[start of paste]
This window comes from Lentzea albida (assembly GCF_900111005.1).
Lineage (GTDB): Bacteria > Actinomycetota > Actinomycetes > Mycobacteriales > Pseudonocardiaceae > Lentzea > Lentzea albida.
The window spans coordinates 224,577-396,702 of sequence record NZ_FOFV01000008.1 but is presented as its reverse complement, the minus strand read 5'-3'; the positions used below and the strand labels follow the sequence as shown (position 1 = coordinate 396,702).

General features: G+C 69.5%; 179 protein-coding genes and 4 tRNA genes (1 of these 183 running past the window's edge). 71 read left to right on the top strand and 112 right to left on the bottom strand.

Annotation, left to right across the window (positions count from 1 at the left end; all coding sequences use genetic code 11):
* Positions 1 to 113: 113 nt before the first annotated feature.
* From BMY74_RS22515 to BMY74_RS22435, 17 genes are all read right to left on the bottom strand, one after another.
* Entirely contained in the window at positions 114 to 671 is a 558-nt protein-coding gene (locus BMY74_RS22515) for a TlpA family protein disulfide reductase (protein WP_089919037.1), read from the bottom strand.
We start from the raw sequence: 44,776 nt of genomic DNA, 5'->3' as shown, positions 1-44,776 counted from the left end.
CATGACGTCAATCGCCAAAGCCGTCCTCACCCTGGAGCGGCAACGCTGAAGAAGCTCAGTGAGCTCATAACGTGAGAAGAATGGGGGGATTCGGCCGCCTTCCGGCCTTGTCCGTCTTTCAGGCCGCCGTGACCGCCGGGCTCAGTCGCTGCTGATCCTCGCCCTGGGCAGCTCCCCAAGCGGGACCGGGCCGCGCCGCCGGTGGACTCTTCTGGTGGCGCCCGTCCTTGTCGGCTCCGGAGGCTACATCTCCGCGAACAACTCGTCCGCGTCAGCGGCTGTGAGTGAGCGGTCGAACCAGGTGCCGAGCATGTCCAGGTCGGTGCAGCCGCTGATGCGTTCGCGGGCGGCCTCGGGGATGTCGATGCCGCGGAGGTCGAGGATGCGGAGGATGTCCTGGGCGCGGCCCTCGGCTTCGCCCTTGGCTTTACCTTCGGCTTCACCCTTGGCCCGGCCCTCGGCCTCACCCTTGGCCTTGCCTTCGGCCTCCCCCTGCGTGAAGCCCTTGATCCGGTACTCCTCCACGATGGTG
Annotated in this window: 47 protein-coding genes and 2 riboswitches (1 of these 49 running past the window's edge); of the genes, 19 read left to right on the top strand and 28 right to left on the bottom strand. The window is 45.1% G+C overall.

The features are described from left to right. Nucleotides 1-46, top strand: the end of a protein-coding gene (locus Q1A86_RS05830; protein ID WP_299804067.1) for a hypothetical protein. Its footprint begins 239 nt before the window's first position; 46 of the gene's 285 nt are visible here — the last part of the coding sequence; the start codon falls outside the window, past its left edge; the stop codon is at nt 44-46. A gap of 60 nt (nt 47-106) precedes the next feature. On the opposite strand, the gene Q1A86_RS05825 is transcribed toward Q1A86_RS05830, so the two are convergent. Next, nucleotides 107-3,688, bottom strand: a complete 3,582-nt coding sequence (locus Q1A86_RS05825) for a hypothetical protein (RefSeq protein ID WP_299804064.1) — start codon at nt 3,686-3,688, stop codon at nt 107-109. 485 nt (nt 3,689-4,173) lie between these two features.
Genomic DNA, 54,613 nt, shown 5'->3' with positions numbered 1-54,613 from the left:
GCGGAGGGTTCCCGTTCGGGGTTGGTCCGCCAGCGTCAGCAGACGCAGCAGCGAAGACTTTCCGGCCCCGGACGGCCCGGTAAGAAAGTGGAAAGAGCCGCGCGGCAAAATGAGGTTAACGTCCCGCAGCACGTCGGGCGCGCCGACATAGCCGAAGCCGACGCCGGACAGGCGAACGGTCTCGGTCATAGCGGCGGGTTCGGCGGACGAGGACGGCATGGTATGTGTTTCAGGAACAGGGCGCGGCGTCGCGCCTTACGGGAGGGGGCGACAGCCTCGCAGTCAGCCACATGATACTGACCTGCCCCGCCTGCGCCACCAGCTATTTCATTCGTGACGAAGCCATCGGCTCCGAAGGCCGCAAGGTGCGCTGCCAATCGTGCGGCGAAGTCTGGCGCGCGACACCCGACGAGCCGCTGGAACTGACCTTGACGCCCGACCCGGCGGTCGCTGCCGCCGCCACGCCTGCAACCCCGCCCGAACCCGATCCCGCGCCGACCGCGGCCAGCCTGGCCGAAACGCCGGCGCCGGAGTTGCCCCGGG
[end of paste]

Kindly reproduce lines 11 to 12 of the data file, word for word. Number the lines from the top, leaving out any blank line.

Annotated in this window: 47 protein-coding genes and 2 riboswitches (1 of these 49 running past the window's edge); of the genes, 19 read left to right on the top strand and 28 right to left on the bottom strand. The window is 45.1% G+C overall.

The features are described from left to right. Nucleotides 1-46, top strand: the end of a protein-coding gene (locus Q1A86_RS05830; protein ID WP_299804067.1) for a hypothetical protein. Its footprint begins 239 nt before the window's first position; 46 of the gene's 285 nt are visible here — the last part of the coding sequence; the start codon falls outside the window, past its left edge; the stop codon is at nt 44-46. A gap of 60 nt (nt 47-106) precedes the next feature. On the opposite strand, the gene Q1A86_RS05825 is transcribed toward Q1A86_RS05830, so the two are convergent. Next, nucleotides 107-3,688, bottom strand: a complete 3,582-nt coding sequence (locus Q1A86_RS05825) for a hypothetical protein (RefSeq protein ID WP_299804064.1) — start codon at nt 3,686-3,688, stop codon at nt 107-109. 485 nt (nt 3,689-4,173) lie between these two features.